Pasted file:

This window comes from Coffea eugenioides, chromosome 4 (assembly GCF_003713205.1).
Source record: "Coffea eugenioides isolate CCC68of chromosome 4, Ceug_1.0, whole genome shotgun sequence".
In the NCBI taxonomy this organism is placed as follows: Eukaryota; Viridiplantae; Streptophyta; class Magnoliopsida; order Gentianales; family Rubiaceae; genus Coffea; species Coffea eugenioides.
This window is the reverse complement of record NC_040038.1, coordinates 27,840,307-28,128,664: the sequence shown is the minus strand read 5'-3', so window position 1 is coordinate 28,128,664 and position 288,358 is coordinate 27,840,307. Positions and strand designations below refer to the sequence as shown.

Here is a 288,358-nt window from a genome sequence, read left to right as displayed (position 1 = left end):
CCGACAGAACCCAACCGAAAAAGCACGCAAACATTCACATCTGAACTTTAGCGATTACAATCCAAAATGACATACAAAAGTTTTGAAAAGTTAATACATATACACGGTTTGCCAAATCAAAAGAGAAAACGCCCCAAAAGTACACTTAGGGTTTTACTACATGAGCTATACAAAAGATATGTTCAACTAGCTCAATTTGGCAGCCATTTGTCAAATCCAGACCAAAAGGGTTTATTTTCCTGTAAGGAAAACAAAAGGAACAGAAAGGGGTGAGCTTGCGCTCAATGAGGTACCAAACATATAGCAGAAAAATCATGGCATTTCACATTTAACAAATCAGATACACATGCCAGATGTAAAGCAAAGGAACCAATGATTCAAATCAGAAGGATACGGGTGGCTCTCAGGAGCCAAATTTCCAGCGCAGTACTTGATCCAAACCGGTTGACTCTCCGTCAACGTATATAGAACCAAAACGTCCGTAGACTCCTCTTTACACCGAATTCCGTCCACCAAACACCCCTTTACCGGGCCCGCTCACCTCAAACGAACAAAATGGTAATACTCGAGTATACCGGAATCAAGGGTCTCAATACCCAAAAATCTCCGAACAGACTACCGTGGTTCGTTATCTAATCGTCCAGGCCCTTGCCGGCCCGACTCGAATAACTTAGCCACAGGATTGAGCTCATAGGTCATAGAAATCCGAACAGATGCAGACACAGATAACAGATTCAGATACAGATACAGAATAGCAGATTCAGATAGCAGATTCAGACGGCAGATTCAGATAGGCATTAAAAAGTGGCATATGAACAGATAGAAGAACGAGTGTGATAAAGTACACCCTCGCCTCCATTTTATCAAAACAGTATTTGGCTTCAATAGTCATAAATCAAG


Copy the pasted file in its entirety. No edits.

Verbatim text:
This window comes from Coffea eugenioides, chromosome 4 (assembly GCF_003713205.1).
Source record: "Coffea eugenioides isolate CCC68of chromosome 4, Ceug_1.0, whole genome shotgun sequence".
In the NCBI taxonomy this organism is placed as follows: Eukaryota; Viridiplantae; Streptophyta; class Magnoliopsida; order Gentianales; family Rubiaceae; genus Coffea; species Coffea eugenioides.
This window is the reverse complement of record NC_040038.1, coordinates 27,840,307-28,128,664: the sequence shown is the minus strand read 5'-3', so window position 1 is coordinate 28,128,664 and position 288,358 is coordinate 27,840,307. Positions and strand designations below refer to the sequence as shown.

Here is a 288,358-nt window from a genome sequence, read left to right as displayed (position 1 = left end):
CCGACAGAACCCAACCGAAAAAGCACGCAAACATTCACATCTGAACTTTAGCGATTACAATCCAAAATGACATACAAAAGTTTTGAAAAGTTAATACATATACACGGTTTGCCAAATCAAAAGAGAAAACGCCCCAAAAGTACACTTAGGGTTTTACTACATGAGCTATACAAAAGATATGTTCAACTAGCTCAATTTGGCAGCCATTTGTCAAATCCAGACCAAAAGGGTTTATTTTCCTGTAAGGAAAACAAAAGGAACAGAAAGGGGTGAGCTTGCGCTCAATGAGGTACCAAACATATAGCAGAAAAATCATGGCATTTCACATTTAACAAATCAGATACACATGCCAGATGTAAAGCAAAGGAACCAATGATTCAAATCAGAAGGATACGGGTGGCTCTCAGGAGCCAAATTTCCAGCGCAGTACTTGATCCAAACCGGTTGACTCTCCGTCAACGTATATAGAACCAAAACGTCCGTAGACTCCTCTTTACACCGAATTCCGTCCACCAAACACCCCTTTACCGGGCCCGCTCACCTCAAACGAACAAAATGGTAATACTCGAGTATACCGGAATCAAGGGTCTCAATACCCAAAAATCTCCGAACAGACTACCGTGGTTCGTTATCTAATCGTCCAGGCCCTTGCCGGCCCGACTCGAATAACTTAGCCACAGGATTGAGCTCATAGGTCATAGAAATCCGAACAGATGCAGACACAGATAACAGATTCAGATACAGATACAGAATAGCAGATTCAGATAGCAGATTCAGACGGCAGATTCAGATAGGCATTAAAAAGTGGCATATGAACAGATAGAAGAACGAGTGTGATAAAGTACACCCTCGCCTCCATTTTATCAAAACAGTATTTGGCTTCAATAGTCATAAATCAAG